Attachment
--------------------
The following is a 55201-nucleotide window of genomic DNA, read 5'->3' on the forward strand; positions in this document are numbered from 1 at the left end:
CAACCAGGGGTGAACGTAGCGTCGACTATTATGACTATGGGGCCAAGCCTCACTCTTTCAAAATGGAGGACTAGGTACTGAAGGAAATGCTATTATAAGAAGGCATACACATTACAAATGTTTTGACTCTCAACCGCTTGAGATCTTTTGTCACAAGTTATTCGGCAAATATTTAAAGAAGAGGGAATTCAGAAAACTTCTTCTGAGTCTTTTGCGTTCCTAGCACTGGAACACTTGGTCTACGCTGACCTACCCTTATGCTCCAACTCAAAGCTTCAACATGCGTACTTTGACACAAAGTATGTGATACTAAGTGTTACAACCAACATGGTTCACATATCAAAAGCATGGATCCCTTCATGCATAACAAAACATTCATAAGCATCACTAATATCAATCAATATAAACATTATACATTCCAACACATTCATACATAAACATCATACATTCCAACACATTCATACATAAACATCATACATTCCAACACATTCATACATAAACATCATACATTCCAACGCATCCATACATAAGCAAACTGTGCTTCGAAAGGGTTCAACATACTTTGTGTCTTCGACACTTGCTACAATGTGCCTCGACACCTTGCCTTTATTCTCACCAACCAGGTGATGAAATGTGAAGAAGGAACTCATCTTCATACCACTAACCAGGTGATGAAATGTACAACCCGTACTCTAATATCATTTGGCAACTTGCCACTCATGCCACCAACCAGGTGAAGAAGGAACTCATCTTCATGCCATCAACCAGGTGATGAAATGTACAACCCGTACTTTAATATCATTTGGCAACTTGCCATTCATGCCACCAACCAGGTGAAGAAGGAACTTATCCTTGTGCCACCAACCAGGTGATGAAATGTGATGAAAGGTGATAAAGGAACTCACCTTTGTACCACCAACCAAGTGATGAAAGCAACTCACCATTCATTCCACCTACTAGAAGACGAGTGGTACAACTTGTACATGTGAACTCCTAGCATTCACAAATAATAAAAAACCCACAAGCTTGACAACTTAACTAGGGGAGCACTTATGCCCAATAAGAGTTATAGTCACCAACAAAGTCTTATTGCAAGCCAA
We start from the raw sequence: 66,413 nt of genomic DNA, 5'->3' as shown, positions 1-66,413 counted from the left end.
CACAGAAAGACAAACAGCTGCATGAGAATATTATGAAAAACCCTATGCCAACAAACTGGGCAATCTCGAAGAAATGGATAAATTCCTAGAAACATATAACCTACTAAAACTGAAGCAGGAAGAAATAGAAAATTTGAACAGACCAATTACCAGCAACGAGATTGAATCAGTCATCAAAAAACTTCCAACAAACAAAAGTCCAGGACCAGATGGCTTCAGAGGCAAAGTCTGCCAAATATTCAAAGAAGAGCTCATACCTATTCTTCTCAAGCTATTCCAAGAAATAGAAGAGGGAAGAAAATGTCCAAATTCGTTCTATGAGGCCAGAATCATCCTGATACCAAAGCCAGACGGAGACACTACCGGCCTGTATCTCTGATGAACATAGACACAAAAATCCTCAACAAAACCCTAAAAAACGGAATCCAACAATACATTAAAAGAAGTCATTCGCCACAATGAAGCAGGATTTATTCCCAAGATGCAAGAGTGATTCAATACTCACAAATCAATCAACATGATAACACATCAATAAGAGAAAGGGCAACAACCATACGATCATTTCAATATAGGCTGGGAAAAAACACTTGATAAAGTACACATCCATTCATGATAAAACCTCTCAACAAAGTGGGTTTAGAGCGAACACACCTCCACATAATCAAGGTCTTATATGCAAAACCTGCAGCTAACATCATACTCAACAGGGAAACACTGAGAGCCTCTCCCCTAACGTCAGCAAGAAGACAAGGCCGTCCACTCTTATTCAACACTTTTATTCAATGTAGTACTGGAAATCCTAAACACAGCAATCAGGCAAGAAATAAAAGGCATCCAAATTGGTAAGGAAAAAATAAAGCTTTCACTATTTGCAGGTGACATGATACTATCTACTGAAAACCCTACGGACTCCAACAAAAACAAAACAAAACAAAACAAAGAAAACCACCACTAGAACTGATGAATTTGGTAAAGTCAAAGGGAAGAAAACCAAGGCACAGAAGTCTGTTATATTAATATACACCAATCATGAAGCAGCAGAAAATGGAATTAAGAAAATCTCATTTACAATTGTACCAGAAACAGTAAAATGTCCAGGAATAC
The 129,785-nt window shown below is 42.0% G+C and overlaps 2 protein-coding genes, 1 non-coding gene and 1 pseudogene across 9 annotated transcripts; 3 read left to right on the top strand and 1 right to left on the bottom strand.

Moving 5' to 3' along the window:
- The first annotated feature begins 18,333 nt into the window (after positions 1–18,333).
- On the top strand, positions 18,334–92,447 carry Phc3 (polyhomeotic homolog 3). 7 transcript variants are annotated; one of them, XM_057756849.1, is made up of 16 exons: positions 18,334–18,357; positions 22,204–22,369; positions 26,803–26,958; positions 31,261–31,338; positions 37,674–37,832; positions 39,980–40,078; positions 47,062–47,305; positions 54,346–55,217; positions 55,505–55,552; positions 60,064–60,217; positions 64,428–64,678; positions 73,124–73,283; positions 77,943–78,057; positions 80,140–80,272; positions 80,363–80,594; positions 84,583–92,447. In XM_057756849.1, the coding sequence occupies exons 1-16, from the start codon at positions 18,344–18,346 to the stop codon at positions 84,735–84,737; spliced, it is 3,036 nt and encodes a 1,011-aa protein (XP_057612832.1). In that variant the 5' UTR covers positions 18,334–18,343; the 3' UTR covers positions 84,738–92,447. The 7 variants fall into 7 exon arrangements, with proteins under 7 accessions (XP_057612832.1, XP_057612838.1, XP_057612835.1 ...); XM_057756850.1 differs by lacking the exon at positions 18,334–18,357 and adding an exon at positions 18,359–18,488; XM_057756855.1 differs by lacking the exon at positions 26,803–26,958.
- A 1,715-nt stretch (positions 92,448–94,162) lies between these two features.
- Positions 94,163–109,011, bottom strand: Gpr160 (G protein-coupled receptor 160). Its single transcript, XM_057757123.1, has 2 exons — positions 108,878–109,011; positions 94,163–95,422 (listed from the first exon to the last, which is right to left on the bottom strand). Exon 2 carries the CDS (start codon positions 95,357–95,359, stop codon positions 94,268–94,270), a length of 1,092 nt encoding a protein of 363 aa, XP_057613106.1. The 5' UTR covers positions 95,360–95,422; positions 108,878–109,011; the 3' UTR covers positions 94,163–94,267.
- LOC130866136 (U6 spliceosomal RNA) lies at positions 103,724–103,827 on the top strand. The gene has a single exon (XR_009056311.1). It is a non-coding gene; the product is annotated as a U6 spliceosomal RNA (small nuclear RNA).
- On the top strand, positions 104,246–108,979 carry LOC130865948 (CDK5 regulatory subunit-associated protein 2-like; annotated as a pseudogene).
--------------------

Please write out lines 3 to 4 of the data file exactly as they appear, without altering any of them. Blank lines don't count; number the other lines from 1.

We start from the raw sequence: 66,413 nt of genomic DNA, 5'->3' as shown, positions 1-66,413 counted from the left end.
CACAGAAAGACAAACAGCTGCATGAGAATATTATGAAAAACCCTATGCCAACAAACTGGGCAATCTCGAAGAAATGGATAAATTCCTAGAAACATATAACCTACTAAAACTGAAGCAGGAAGAAATAGAAAATTTGAACAGACCAATTACCAGCAACGAGATTGAATCAGTCATCAAAAAACTTCCAACAAACAAAAGTCCAGGACCAGATGGCTTCAGAGGCAAAGTCTGCCAAATATTCAAAGAAGAGCTCATACCTATTCTTCTCAAGCTATTCCAAGAAATAGAAGAGGGAAGAAAATGTCCAAATTCGTTCTATGAGGCCAGAATCATCCTGATACCAAAGCCAGACGGAGACACTACCGGCCTGTATCTCTGATGAACATAGACACAAAAATCCTCAACAAAACCCTAAAAAACGGAATCCAACAATACATTAAAAGAAGTCATTCGCCACAATGAAGCAGGATTTATTCCCAAGATGCAAGAGTGATTCAATACTCACAAATCAATCAACATGATAACACATCAATAAGAGAAAGGGCAACAACCATACGATCATTTCAATATAGGCTGGGAAAAAACACTTGATAAAGTACACATCCATTCATGATAAAACCTCTCAACAAAGTGGGTTTAGAGCGAACACACCTCCACATAATCAAGGTCTTATATGCAAAACCTGCAGCTAACATCATACTCAACAGGGAAACACTGAGAGCCTCTCCCCTAACGTCAGCAAGAAGACAAGGCCGTCCACTCTTATTCAACACTTTTATTCAATGTAGTACTGGAAATCCTAAACACAGCAATCAGGCAAGAAATAAAAGGCATCCAAATTGGTAAGGAAAAAATAAAGCTTTCACTATTTGCAGGTGACATGATACTATCTACTGAAAACCCTACGGACTCCAACAAAAACAAAACAAAACAAAACAAAGAAAACCACCACTAGAACTGATGAATTTGGTAAAGTCAAAGGGAAGAAAACCAAGGCACAGAAGTCTGTTATATTAATATACACCAATCATGAAGCAGCAGAAAATGGAATTAAGAAAATCTCATTTACAATTGTACCAGAAACAGTAAAATGTCCAGGAATAC